In Virginia, Connolly-Fimian House race too close to call; 3 Democrats lose seats
Wednesday, November 3, 2010; 6:34 AM
Rep. Gerald E. Connolly (D) was holding on to a thin lead in the race to keep his seat Tuesday night, even as a Republican wave swept three fellow Democratic members of Congress from Virginia out of office.
In a rematch of their 2008 race, Connolly led Oakton businessman Keith Fimian (R) by less than 500 votes with 99 percent of precincts reporting in the 11th Congressional District, which includes most of Fairfax County and a portion of Prince William County. Connolly won by 12 percentage points two years ago and was leading Tuesday by less than 1 percent.
Connolly, a veteran politician who once headed the Fairfax Board of Supervisors, spoke to supporters late Tuesday and made what appeared to be an acceptance speech.
"I hope you will find me worthy. . . and accept my deep gratitude to continue to be able to serve this public for another two years," he said.
But Fimian did not concede. His campaign released a statement early Wednesday saying, "In an election this close, it is important to take the time to get the result right by seeing the counting and canvassing process through."
Fairfax elections officials said they had counted all of the votes - including absentee ballots - except for those in two precincts, where a small number of machines malfunctioned. Those votes will be counted Wednesday morning, Registrar Edgardo Cortes said.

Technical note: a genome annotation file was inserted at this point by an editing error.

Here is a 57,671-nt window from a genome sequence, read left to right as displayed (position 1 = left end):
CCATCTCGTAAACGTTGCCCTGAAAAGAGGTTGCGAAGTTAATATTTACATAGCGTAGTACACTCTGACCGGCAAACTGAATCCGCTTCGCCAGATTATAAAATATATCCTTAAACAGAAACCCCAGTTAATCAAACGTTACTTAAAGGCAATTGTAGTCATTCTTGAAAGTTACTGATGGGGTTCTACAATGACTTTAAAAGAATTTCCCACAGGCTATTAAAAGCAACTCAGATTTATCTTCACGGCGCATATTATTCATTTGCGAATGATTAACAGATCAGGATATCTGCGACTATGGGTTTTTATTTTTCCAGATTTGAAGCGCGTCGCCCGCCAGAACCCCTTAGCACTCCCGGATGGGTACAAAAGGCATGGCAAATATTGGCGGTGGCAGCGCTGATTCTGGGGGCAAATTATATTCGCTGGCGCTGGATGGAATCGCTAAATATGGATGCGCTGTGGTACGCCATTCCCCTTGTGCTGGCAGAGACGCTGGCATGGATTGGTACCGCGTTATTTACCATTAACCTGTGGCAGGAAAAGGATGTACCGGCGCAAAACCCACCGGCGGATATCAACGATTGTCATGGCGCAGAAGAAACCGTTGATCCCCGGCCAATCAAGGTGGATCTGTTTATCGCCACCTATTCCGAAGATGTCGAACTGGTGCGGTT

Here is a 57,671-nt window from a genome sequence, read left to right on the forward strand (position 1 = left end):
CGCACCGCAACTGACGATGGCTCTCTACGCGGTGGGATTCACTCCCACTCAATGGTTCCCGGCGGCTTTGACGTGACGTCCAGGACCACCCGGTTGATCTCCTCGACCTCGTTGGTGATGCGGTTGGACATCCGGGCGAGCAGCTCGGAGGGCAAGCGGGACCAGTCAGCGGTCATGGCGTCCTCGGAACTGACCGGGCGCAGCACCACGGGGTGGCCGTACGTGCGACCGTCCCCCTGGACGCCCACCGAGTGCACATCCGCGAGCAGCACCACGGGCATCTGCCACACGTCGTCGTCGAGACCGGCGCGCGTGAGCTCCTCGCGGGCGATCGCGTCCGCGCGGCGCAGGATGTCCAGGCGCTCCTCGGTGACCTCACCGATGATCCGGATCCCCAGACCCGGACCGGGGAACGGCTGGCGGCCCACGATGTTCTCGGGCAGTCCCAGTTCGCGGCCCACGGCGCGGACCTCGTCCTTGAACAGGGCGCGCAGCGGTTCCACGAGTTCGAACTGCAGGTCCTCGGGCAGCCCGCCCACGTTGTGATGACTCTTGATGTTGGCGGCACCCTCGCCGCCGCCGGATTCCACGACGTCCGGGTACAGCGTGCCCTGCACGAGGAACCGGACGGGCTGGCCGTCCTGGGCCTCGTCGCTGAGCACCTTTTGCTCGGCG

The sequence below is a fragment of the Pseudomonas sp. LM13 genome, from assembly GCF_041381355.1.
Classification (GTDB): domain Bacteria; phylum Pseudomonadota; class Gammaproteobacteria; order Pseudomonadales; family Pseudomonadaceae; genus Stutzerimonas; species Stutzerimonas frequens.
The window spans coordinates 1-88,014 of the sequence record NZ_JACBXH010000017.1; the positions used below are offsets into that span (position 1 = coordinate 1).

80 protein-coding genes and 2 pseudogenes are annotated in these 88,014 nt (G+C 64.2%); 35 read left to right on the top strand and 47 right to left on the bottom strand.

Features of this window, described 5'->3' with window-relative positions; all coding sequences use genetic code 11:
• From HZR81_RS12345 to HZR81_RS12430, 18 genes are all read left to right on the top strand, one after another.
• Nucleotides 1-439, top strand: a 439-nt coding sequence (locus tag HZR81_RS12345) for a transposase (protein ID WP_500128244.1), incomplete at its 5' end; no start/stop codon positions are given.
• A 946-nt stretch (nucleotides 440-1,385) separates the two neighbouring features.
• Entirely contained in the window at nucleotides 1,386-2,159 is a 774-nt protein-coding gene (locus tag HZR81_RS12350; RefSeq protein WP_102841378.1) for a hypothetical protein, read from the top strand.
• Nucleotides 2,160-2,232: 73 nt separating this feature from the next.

Connolly won each of those precincts two years ago by 20 percentage points.
In the 2nd District in Norfolk and Virginia Beach, freshman Rep. Glenn Nye (D) was ousted by auto dealer Scott Rigell (R). In the 5th District in the central part of the state, first-term Rep. Tom Perriello (D) lost to state Sen. Robert Hurt. In the 9th District in southwestern Virginia, veteran Rep. Rick Boucher (D) lost his seat to state House Majority Leader Morgan Griffith (R).
The national momentum that carried Republicans to a projected majority in the House helped the party regain the ground it had lost in Virginia in 2008, when Connolly, Nye and Perriello all picked up GOP-held seats and President Obama became the first Democrat to carry the state since Lyndon Johnson. Some observers said they thought those wins heralded a decisive and lasting shift in Virginia politics. But it seems to have lasted just 24 months.
Mark J. Rozell, a professor of public policy at George Mason University, said the reversal from 2008 showed the perils of reading too much into the results of any one election cycle.
"Virginia was two years ago - and remains - a two-party state, and the fortunes of the parties can shift significantly," Rozell said, noting that the second Fimian-Connolly race "definitely wasn't supposed to be this close."
In a statement congratulating Hurt on Tuesday night, Perriello said he was "proud" of his record. "Real change is not something that is measured in a year or two; I believe that our actions will ripple out for years to come," Perriello said.